Presently a change began. Man has risen; if he has sprung from the brutes, he can descend again to the same level. The breath of weariness blew on their humanity and the cords relaxed; they began to go down; their minds fell on sleep, their passions awoke in gusts, heady and senseless like the wind in the gutters of the mountains; beauty was still handed down, but no longer the guiding wit nor the human heart; the seed passed on, it was wrapped in flesh, the flesh covered the bones, but they were the bones and the flesh of brutes, and their mind was as the mind of flies. I speak to you as I dare; but you have seen for yourself how the wheel has gone backward with my doomed race. I stand, as it were, upon a little rising ground in this desperate descent, and see both before and behind, both what we have lost and to what we are condemned to go farther downward. And shall I - I that dwell apart in the house of the dead, my body, loathing its ways - shall I repeat the spell? Shall I bind another spirit, reluctant as my own, into this bewitched and tempest-broken tenement that I now suffer in? Shall I hand down this cursed vessel of humanity, charge it with fresh life as with fresh poison, and dash it, like a fire, in the faces of posterity? But my vow has been given; the race shall cease from off the earth. At this hour my brother is making ready; his foot will soon be on the stair; and you will go with him and pass out of my sight for ever. Think of me sometimes as one to whom the lesson of life was very harshly told, but who heard it with courage; as one who loved you indeed, but who hated herself so deeply that her love was hateful to her; as one who sent you away and yet would have longed to keep you for ever; who had no dearer hope than to forget you, and no greater fear than to be forgotten.'
She had drawn towards the door as she spoke, her rich voice sounding softer and farther away; and with the last word she was gone, and I lay alone in the moonlit chamber. What I might have done had not I lain bound by my extreme weakness, I know not; but as it was there fell upon me a great and blank despair. It was not long before there shone in at the door the ruddy glimmer of a lantern, and Felipe coming, charged me without a word upon his shoulders, and carried me down to the great gate, where the cart was waiting. In the moonlight the hills stood out sharply, as if they were of cardboard; on the glimmering surface of the plateau, and from among the low trees which swung together and sparkled in the wind, the great black cube of the residencia stood out bulkily, its mass only broken by three dimly lighted windows in the northern front above the gate. They were Olalla's windows, and as the cart jolted onwards I kept my eyes fixed upon them till, where the road dipped into a valley, they were lost to my view forever. Felipe walked in silence beside the shafts, but from time to time he would cheek the mule and seem to look back upon me; and at length drew quite near and laid his hand upon my head. There was such kindness in the touch, and such a simplicity, as of the brutes, that tears broke from me like the bursting of an artery.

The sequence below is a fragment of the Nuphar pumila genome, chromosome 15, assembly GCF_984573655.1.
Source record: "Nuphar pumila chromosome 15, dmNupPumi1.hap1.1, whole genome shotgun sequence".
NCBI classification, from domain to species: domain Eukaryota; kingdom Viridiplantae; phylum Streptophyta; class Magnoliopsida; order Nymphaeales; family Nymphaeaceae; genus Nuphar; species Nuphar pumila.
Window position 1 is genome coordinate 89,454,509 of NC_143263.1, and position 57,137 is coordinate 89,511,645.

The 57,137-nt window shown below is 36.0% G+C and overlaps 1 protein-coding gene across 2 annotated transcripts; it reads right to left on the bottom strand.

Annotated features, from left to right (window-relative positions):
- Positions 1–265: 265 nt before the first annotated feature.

'Felipe,' I said, 'take me where they will ask no questions.'
He said never a word, but he turned his mule about, end for end, retraced some part of the way we had gone, and, striking into another path, led me to the mountain village, which was, as we say in Scotland, the kirkton of that thinly peopled district. Some broken memories dwell in my mind of the day breaking over the plain, of the cart stopping, of arms that helped me down, of a bare room into which I was carried, and of a swoon that fell upon me like sleep.
The next day and the days following the old priest was often at my side with his snuff-box and prayer book, and after a while, when I began to pick up strength, he told me that I was now on a fair way to recovery, and must as soon as possible hurry my departure; whereupon, without naming any reason, he took snuff and looked at me sideways.